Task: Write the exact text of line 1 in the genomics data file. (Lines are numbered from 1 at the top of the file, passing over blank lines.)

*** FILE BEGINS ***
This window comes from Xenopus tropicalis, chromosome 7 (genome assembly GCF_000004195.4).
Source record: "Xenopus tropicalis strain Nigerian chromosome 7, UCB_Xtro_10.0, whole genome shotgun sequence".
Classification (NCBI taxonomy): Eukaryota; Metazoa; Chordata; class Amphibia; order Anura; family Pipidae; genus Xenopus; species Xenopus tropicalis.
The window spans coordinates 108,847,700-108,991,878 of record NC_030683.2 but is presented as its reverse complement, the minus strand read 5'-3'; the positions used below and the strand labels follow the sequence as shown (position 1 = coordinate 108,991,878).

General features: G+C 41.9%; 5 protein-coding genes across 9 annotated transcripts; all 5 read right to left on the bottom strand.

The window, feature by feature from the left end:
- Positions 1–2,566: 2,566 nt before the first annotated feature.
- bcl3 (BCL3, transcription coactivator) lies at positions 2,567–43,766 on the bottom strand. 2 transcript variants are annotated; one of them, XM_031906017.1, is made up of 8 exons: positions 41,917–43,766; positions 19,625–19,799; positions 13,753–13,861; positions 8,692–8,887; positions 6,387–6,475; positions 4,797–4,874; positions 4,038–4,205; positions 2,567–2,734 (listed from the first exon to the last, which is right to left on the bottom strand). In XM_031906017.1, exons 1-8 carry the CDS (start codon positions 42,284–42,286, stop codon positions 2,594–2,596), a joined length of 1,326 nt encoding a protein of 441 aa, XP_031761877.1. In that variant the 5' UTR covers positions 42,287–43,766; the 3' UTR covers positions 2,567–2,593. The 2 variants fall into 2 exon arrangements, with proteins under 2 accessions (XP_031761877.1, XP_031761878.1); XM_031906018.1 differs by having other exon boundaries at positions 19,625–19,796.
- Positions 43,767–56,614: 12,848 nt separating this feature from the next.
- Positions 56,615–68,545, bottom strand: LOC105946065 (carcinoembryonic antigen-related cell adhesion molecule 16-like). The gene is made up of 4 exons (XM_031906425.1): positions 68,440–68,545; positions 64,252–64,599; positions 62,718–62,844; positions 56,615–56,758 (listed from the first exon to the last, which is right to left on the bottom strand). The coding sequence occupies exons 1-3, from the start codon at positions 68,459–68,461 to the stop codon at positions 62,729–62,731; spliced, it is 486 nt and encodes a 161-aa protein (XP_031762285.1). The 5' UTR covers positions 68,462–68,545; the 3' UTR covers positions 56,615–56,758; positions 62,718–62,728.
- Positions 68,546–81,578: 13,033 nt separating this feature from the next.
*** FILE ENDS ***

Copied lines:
This window comes from Xenopus tropicalis, chromosome 7 (genome assembly GCF_000004195.4).